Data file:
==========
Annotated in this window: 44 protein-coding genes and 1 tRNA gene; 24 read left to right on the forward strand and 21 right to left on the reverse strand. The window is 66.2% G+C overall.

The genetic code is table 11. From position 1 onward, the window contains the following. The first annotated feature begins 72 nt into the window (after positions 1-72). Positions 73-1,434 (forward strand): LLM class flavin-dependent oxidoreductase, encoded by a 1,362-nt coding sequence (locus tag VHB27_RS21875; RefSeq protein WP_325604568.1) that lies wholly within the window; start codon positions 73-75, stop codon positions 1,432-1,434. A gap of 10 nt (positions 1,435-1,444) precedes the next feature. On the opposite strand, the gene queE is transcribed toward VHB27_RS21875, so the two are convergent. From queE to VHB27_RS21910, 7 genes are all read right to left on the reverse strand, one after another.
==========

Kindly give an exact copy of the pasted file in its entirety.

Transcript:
Annotated in this window: 44 protein-coding genes and 1 tRNA gene; 24 read left to right on the forward strand and 21 right to left on the reverse strand. The window is 66.2% G+C overall.

The genetic code is table 11. From position 1 onward, the window contains the following. The first annotated feature begins 72 nt into the window (after positions 1-72). Positions 73-1,434 (forward strand): LLM class flavin-dependent oxidoreductase, encoded by a 1,362-nt coding sequence (locus tag VHB27_RS21875; RefSeq protein WP_325604568.1) that lies wholly within the window; start codon positions 73-75, stop codon positions 1,432-1,434. A gap of 10 nt (positions 1,435-1,444) precedes the next feature. On the opposite strand, the gene queE is transcribed toward VHB27_RS21875, so the two are convergent. From queE to VHB27_RS21910, 7 genes are all read right to left on the reverse strand, one after another.